• In his February 26 column, Mr. Frizzelle, the author of this column, wrote that the shelves at Open Books begin on the north wall and wrap around to the south wall, when in fact the shelves begin on the west wall and wrap around to the east wall. Anyway, it's a great store.

• In his July 22 column, Mr. Frizzelle called the second issue of the local literary journal Cranky "less awful and more varied than the first issue," which was sort of an awful thing to say, although frankly less awful than some of the poetry Cranky publishes.

• Mr. Frizzelle regrets comparing readings to "the atomized, unintelligent allure of rock shows" in his July 29 column. It has since come to his attention that some rock shows are indeed intelligent and that calling something's allure "atomized" (Webster's: "to reduce to minute particles or to a fine spray") is retarded.

• On July 8, Mr. Frizzelle tactfully refrained from naming the obnoxious "hellcat employed as a photographer by the Seattle Post-Intelligencer" who spent Bill Clinton's book signing at Costco this summer bitching and braying and begging store employees for food. Mr. Frizzelle still regrets not having the nerve to publish her name.

• In a December 9 review of Charles D'Ambrosio's essay collection Orphans, recently published by Clear Cut Press, Mr. Frizzelle regrets the extra space that appeared in the headline after the apostrophe in D'Ambrosio's last name. He also regrets that more people haven't signed up for Clear Cut Press book subscriptions, because subscribing is easy (www.clearcutpress.com) and the books Clear Cut Press is publishing are rare, terrific things.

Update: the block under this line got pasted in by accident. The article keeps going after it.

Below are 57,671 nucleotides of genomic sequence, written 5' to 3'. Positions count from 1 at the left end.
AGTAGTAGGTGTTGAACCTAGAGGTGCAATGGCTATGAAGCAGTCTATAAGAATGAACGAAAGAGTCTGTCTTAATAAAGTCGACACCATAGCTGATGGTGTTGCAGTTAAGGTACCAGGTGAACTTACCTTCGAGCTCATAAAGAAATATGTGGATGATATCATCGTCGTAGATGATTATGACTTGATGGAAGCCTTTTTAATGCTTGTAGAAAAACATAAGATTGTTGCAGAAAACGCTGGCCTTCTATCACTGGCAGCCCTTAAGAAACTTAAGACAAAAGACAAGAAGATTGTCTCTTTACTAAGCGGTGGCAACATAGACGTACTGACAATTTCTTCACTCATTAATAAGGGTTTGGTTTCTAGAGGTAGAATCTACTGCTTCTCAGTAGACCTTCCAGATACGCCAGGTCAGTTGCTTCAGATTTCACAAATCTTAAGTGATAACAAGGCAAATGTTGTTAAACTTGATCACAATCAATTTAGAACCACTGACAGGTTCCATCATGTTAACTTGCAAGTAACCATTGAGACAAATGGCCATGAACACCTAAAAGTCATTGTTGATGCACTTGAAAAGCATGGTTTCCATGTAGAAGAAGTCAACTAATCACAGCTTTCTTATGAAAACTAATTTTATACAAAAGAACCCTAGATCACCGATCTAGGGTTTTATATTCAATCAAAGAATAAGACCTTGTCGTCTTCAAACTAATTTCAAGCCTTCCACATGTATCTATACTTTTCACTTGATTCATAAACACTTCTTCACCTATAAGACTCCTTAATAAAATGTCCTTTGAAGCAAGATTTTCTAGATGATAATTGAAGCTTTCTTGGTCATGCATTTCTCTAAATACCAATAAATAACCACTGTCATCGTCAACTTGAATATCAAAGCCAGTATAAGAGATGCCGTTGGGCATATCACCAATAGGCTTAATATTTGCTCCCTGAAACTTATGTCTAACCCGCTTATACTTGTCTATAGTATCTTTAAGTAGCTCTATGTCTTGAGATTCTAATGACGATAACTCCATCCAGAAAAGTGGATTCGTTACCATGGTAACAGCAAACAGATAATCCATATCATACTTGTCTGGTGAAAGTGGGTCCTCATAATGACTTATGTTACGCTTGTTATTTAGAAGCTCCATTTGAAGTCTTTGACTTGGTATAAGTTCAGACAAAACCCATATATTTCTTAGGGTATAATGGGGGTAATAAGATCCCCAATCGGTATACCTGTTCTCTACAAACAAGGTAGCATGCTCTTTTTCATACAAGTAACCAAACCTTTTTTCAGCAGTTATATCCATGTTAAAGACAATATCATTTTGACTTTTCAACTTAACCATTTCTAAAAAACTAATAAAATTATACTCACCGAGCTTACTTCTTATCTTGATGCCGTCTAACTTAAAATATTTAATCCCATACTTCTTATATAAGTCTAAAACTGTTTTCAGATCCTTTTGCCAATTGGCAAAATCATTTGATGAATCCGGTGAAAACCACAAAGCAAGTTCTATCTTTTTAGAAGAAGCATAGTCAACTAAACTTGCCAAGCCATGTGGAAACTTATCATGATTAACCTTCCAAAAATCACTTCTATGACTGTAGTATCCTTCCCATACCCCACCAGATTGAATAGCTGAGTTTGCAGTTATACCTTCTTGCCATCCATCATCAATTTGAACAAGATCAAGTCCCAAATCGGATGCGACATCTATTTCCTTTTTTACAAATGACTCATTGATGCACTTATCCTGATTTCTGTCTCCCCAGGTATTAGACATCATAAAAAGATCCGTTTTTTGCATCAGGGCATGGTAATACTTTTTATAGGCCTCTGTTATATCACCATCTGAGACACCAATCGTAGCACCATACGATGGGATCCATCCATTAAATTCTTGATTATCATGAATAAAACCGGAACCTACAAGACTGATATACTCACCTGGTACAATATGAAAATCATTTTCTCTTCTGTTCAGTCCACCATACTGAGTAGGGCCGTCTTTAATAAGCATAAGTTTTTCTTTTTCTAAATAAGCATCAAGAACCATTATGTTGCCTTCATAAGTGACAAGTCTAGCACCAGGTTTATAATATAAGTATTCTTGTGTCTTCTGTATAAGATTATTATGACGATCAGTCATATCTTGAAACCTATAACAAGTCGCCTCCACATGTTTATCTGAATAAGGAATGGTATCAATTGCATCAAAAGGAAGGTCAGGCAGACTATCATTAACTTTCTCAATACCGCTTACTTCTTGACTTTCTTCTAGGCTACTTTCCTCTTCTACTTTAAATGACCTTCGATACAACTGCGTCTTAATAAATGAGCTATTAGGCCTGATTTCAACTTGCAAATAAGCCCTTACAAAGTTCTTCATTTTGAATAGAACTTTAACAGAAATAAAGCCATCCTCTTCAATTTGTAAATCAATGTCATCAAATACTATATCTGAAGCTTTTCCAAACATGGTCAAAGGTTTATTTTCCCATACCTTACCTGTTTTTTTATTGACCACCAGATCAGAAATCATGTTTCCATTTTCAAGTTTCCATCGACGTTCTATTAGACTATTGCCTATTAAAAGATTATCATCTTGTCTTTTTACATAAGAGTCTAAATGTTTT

• Mr. Frizzelle, who also writes The Stranger's readings calendar, regrets all the dismissive, unhelpful readings calendar listings he wrote this year, including, "True North is a novel," "The Forest Lover is a novel," "Good Grief is a novel," "Have You Heard? is a novel," "Can You Keep a Secret? is a novel," "The Queen of Everything is a novel," "Broken for You is a novel," "The Last Best League is about baseball," "Waiting for Teddy Williams is a novel involving baseball," "The Twentieth Wife is a novel," "The Food of Love is not a cookbook," "The Floodmakers is a novel," and "Having Faith is about, basically, breastfeeding."

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Speaking of calendars: The only authors giving readings this week are cartoonist Stephen Notley and zine person Christa Donner reading with musician More Or Les on Monday, January 3, at Confounded Books (315 E Pine St, 382-3376, 7 pm, free); Meredith Fort, Mary Ann Mercer, Steve Gloyd, and Stephanie Bezruchka discussing Sickness and Wealth: The Corporate Assault on Global Health on Tuesday, January 4, at Elliott Bay Book Company (101 S Main St, 624-6600, 7:30 pm, free); and novelist David Matlin and editor Lou Rowan on Wednesday January 5, at Richard Hugo House (1634 11th Ave, 322-7030, 7:30 pm, free).


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